By | April 15th, 2016
Is there anything more relaxing than the feeling of a deep-tissue massage? Sure, there’s a little momentary discomfort when the kneading starts, but 30 seconds in you’re going to be collapsed in a pile of jelly and good feelings and be glowing for the next week.
Honestly, we could probably end the article there. But we won’t, because you should know about the positive health benefits of massages that aren’t immediately obvious.
For starters, did you know that 54% of massages are had for medical purposes?
The primary use for massages is pain management and rehabilitation from injury. In fact, only 23% of all massages from the survey were taken to relax or reduce stress (and of that, only 11% was as an indulgence or pampering).
Massages may feel good, but they also have serious medical applications for people who are suffering from chronic conditions, pain relief from joints, muscle soreness, and injury rehabilitation. For anyone lucky enough to not be suffering one of these conditions, a massage will still help you to maintain your body stress and soreness. You’ll see an improvement in your ability to work and play just from sitting back and taking a load off.
A good massage improves your blood circulation, lowering your blood pressure and cortisol as well as relaxing your muscles. Definitely a plus for anyone trying to overcome arthritis or just general sluggishness during the day.
A 2008 study found that after just one session, people who underwent massage treatment had their average blood pressure fall by 10 mg Hg, and their heart rate by 10 bpm.
Undergoing massage therapy effectively gives you the short-term effects of taking blood pressure medication without the side effects, and is great for anyone trying to keep their blood pressure down. It’s also a great supplement for anyone with a diagnosable condition (check with your medical professionals beforehand).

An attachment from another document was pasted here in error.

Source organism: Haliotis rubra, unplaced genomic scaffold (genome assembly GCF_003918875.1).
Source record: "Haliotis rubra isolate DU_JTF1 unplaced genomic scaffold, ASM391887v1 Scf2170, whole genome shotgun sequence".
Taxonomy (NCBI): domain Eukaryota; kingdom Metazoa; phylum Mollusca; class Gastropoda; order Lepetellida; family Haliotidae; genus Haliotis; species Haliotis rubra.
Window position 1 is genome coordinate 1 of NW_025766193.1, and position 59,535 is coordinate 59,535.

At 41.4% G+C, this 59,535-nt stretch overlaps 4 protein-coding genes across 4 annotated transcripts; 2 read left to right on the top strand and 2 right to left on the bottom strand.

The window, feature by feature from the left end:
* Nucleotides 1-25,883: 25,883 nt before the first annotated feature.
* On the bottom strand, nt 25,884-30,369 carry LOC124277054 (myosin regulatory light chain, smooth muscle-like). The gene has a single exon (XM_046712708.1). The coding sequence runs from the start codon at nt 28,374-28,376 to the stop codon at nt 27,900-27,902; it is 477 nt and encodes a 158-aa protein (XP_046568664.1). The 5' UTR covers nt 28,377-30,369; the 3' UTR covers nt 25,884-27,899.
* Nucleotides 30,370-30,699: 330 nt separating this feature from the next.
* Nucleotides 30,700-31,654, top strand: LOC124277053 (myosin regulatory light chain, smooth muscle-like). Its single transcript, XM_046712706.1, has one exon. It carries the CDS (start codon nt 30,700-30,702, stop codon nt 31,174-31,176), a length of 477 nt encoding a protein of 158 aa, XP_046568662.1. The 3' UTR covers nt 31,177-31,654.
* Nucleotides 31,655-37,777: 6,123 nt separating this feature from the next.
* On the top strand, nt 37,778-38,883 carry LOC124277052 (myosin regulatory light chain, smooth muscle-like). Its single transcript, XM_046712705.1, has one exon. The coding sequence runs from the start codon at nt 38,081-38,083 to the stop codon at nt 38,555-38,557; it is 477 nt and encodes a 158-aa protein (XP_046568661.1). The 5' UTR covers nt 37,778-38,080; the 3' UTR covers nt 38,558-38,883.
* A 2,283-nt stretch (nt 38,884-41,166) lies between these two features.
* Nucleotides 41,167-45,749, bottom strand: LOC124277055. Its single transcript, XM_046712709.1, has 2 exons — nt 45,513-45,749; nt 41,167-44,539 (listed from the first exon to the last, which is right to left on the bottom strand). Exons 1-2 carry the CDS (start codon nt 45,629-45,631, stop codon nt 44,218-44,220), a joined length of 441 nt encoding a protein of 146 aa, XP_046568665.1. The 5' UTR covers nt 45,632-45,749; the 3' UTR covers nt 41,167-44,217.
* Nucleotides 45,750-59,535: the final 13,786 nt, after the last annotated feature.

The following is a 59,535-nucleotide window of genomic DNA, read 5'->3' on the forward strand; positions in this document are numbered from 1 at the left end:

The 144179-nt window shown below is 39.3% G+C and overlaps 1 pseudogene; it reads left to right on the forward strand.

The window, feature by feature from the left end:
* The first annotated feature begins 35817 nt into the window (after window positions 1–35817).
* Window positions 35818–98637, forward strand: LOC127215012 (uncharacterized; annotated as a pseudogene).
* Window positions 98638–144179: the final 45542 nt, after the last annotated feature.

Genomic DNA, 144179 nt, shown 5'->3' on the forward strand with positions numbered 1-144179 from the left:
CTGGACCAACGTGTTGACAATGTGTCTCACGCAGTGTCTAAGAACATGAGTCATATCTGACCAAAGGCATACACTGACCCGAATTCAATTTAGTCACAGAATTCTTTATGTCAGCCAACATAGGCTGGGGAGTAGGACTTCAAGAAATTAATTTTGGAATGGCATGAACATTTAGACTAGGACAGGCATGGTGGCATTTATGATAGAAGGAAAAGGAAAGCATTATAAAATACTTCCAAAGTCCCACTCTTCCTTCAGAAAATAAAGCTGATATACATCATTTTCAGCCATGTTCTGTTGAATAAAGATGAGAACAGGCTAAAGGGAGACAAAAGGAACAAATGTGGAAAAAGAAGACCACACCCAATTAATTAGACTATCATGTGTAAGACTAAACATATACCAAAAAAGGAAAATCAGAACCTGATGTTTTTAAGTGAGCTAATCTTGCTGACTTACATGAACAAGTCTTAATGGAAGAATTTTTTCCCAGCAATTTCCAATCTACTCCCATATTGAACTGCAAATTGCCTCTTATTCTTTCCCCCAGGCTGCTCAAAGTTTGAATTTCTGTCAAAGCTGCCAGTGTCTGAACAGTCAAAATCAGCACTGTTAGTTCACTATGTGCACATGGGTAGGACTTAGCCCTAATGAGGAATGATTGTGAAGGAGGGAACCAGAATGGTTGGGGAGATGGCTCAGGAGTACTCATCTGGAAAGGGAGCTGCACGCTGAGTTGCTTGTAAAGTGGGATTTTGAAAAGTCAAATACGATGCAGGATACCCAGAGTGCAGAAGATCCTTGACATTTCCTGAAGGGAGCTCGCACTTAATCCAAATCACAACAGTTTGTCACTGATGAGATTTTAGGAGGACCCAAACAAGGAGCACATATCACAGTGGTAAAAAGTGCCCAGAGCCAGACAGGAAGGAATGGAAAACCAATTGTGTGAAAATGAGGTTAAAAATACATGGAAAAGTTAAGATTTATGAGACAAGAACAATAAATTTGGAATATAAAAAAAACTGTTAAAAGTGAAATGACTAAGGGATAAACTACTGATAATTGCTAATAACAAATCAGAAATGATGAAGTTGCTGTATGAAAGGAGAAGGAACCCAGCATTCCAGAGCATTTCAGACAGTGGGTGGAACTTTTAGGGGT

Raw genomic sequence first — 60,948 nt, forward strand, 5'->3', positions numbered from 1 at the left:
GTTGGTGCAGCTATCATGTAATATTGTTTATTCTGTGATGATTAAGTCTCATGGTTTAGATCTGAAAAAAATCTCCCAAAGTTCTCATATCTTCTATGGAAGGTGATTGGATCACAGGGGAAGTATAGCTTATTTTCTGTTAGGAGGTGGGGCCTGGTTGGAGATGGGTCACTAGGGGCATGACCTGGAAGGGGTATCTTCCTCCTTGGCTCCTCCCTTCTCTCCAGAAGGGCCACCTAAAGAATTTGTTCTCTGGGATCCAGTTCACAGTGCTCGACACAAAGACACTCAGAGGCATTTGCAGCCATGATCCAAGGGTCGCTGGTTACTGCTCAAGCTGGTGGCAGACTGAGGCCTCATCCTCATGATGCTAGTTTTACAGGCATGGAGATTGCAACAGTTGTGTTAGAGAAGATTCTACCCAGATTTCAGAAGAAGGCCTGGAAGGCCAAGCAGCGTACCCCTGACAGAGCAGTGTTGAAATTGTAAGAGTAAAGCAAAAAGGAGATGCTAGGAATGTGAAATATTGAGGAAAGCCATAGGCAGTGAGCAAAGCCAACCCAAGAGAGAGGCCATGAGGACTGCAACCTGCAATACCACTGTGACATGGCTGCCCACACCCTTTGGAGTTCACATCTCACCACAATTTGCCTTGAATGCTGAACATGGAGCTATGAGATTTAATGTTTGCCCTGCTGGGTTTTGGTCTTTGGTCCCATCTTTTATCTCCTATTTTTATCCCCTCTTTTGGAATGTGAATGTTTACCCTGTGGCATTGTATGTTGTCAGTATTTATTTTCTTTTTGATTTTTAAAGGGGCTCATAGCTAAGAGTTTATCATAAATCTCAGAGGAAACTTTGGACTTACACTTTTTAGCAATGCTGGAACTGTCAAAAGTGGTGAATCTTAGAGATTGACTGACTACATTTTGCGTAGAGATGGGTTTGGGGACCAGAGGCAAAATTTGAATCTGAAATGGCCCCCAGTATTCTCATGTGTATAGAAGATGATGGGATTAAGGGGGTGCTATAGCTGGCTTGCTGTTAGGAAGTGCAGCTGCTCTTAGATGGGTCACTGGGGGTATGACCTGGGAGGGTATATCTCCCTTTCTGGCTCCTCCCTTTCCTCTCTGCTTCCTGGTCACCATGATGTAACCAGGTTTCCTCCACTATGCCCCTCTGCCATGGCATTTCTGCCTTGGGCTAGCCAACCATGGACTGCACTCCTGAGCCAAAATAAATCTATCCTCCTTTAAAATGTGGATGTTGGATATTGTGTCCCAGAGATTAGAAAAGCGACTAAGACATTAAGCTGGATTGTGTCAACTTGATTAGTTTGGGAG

Your heart is also responsible for pumping blood around the body, meaning that a combination of helping your arterial flow and relaxing those muscles will promote a steady flow of energy throughout the day. This will help you get more stuff down and feel less tired and frustrated while doing it.
What’s good for the body is usually good for the mind as well. In the same way that regular exercise has been linked with treating depression and anxiety, getting your blood pumping helps you think with more clarity.
Massage therapy has research linking it to lowered headache frequency and intensity, for those of us who routinely feel like we have to escape our own minds.
It’s also been shown to decrease symptoms of alcohol withdrawal, which might suggest that it’s good for anyone trying to kickstart a healthy new lifestyle. If it works for strong cases such as alcohol, it’ll blast any withdrawals from trying to cut down on your caffeine or sugar out of the water!
You do a lot of sitting during the day. Too much sitting in fact, in office chairs, at dining tables, on public transport, or in the car. Posture is a big problem in our society, and it contributes to a heck of a lot of stress buildup in the lower back and glutes (but can also manifest in shoulder and neck strain).
A deep tissue massage can help counterbalance the effects of too much sitting. Getting a posture chair or similar will also help you feel less sore after a day at the office, but there’s nothing quite as good as getting all the knots out with a guiding hand.
Anyone who’s ever drifted off on the massage table might have guessed that this was one of them, but massages are proven to help you sleep.
The Touch Research Institute found that people who underwent massage therapy had an increase in the production of Delta Waves — those are the beasties responsible for deep sleep, the kind that you really need — in respondents.
That same research showed that people in the massage group (lucky sods) “showed increased speed and accuracy on math computations”, lowered their alpha and beta waves (that’s a good thing!), and displayed overall less anxiety across the board. Wow.
Massage therapy has been linked to treatment in fields as diverse as anorexia, anxiety, burns, depression, headaches, various pregnancy woes, premenstrual syndrome, and have been used to lower the effects of sexual abuse and promote relaxation in dancers and other high physicality professions.